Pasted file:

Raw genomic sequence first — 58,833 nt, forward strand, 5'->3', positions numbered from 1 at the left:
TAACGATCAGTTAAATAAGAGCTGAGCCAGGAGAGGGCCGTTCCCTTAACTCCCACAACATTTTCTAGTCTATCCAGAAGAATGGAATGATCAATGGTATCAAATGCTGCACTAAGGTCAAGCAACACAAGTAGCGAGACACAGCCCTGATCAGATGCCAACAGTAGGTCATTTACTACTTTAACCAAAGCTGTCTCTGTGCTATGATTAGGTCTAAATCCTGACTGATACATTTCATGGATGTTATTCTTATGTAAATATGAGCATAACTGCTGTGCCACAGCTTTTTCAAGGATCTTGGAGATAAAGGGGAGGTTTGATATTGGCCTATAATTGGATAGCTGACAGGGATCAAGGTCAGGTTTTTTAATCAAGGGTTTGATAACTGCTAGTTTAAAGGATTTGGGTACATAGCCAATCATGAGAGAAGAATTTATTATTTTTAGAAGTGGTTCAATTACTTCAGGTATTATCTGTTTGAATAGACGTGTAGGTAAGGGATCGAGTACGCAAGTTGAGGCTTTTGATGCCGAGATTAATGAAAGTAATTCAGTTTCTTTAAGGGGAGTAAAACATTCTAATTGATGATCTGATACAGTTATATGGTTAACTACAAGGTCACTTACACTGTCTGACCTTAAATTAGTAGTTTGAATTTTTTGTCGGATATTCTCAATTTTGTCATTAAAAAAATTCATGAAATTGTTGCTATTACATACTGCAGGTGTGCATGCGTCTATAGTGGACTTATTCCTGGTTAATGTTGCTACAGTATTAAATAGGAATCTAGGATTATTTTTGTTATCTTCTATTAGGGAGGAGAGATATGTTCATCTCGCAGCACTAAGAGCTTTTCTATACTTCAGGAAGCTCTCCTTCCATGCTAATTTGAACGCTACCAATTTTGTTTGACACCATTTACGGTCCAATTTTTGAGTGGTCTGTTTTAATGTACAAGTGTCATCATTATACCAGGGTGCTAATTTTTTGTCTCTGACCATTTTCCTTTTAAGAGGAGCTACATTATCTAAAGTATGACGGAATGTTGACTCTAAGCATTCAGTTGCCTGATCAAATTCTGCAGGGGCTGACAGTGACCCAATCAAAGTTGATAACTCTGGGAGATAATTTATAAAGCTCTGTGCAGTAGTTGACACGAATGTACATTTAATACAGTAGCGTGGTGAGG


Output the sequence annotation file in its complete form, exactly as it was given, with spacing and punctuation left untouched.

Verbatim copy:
Raw genomic sequence first — 58,833 nt, forward strand, 5'->3', positions numbered from 1 at the left:
TAACGATCAGTTAAATAAGAGCTGAGCCAGGAGAGGGCCGTTCCCTTAACTCCCACAACATTTTCTAGTCTATCCAGAAGAATGGAATGATCAATGGTATCAAATGCTGCACTAAGGTCAAGCAACACAAGTAGCGAGACACAGCCCTGATCAGATGCCAACAGTAGGTCATTTACTACTTTAACCAAAGCTGTCTCTGTGCTATGATTAGGTCTAAATCCTGACTGATACATTTCATGGATGTTATTCTTATGTAAATATGAGCATAACTGCTGTGCCACAGCTTTTTCAAGGATCTTGGAGATAAAGGGGAGGTTTGATATTGGCCTATAATTGGATAGCTGACAGGGATCAAGGTCAGGTTTTTTAATCAAGGGTTTGATAACTGCTAGTTTAAAGGATTTGGGTACATAGCCAATCATGAGAGAAGAATTTATTATTTTTAGAAGTGGTTCAATTACTTCAGGTATTATCTGTTTGAATAGACGTGTAGGTAAGGGATCGAGTACGCAAGTTGAGGCTTTTGATGCCGAGATTAATGAAAGTAATTCAGTTTCTTTAAGGGGAGTAAAACATTCTAATTGATGATCTGATACAGTTATATGGTTAACTACAAGGTCACTTACACTGTCTGACCTTAAATTAGTAGTTTGAATTTTTTGTCGGATATTCTCAATTTTGTCATTAAAAAAATTCATGAAATTGTTGCTATTACATACTGCAGGTGTGCATGCGTCTATAGTGGACTTATTCCTGGTTAATGTTGCTACAGTATTAAATAGGAATCTAGGATTATTTTTGTTATCTTCTATTAGGGAGGAGAGATATGTTCATCTCGCAGCACTAAGAGCTTTTCTATACTTCAGGAAGCTCTCCTTCCATGCTAATTTGAACGCTACCAATTTTGTTTGACACCATTTACGGTCCAATTTTTGAGTGGTCTGTTTTAATGTACAAGTGTCATCATTATACCAGGGTGCTAATTTTTTGTCTCTGACCATTTTCCTTTTAAGAGGAGCTACATTATCTAAAGTATGACGGAATGTTGACTCTAAGCATTCAGTTGCCTGATCAAATTCTGCAGGGGCTGACAGTGACCCAATCAAAGTTGATAACTCTGGGAGATAATTTATAAAGCTCTGTGCAGTAGTTGACACGAATGTACATTTAATACAGTAGCGTGGTGAGG